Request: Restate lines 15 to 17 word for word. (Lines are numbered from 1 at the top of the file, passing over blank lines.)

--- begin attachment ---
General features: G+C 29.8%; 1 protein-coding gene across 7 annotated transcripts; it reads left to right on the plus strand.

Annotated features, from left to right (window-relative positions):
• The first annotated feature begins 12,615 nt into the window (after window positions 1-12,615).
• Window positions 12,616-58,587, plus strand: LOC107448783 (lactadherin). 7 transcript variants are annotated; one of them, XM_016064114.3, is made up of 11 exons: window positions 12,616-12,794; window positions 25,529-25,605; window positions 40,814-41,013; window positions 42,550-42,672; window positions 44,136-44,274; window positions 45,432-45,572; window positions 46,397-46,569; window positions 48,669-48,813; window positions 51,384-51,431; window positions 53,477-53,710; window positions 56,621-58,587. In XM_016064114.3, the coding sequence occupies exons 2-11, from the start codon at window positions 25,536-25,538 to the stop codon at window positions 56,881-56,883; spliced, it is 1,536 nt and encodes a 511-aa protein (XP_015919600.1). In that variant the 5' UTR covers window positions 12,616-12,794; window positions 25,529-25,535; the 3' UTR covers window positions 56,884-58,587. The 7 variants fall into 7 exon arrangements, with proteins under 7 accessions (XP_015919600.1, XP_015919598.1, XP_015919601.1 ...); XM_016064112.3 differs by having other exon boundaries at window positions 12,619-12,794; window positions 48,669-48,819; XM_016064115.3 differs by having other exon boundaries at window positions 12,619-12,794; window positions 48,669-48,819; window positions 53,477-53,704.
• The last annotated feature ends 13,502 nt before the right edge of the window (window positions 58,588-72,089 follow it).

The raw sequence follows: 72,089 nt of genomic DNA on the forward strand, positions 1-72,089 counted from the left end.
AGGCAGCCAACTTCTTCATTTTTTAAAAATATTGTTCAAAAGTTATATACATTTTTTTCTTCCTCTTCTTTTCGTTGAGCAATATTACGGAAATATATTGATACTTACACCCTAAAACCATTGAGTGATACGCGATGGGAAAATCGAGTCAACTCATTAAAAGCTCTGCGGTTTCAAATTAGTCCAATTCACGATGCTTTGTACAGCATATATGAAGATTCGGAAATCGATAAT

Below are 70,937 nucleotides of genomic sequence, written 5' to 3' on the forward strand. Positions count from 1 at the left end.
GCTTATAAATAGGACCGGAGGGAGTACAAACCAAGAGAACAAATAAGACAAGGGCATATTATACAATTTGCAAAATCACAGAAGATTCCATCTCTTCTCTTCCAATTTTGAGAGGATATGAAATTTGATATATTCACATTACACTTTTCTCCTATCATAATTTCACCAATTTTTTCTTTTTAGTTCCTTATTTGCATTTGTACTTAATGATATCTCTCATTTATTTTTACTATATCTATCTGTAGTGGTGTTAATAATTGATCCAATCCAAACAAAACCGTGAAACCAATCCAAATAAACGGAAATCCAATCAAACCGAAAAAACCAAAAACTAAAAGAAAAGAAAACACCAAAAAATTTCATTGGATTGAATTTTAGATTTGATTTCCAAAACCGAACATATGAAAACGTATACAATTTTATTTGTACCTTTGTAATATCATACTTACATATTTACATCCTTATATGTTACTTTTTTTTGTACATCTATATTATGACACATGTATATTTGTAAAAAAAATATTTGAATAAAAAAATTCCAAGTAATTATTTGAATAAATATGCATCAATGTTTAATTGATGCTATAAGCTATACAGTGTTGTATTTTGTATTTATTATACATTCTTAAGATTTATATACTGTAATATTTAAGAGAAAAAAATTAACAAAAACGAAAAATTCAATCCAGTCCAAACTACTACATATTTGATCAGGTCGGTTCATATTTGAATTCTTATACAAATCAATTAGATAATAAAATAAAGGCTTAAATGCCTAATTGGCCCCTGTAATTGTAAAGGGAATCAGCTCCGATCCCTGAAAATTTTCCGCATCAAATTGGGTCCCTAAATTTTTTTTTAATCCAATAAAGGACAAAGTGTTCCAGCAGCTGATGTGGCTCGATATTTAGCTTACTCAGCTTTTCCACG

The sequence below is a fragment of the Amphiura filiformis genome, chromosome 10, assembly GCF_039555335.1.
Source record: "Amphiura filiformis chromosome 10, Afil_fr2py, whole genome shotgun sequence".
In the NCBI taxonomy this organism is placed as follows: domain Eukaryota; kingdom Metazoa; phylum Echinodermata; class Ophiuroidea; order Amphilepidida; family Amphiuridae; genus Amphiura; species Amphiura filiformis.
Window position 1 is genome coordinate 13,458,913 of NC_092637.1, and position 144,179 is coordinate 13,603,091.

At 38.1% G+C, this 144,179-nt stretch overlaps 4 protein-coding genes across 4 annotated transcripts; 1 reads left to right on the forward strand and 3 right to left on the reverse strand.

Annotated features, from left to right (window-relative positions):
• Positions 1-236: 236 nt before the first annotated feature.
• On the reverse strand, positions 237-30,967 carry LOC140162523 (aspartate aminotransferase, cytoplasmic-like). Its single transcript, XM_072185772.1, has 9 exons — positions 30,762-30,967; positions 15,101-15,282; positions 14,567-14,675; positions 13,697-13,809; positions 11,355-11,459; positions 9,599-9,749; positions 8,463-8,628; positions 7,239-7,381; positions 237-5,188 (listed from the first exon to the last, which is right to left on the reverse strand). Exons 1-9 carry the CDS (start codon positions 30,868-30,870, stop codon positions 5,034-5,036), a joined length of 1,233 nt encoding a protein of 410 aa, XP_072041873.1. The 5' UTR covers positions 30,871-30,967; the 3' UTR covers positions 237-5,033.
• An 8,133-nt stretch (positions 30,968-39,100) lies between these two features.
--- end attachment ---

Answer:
Annotated features, from left to right (window-relative positions):
• Positions 1-236: 236 nt before the first annotated feature.
• On the reverse strand, positions 237-30,967 carry LOC140162523 (aspartate aminotransferase, cytoplasmic-like). Its single transcript, XM_072185772.1, has 9 exons — positions 30,762-30,967; positions 15,101-15,282; positions 14,567-14,675; positions 13,697-13,809; positions 11,355-11,459; positions 9,599-9,749; positions 8,463-8,628; positions 7,239-7,381; positions 237-5,188 (listed from the first exon to the last, which is right to left on the reverse strand). Exons 1-9 carry the CDS (start codon positions 30,868-30,870, stop codon positions 5,034-5,036), a joined length of 1,233 nt encoding a protein of 410 aa, XP_072041873.1. The 5' UTR covers positions 30,871-30,967; the 3' UTR covers positions 237-5,033.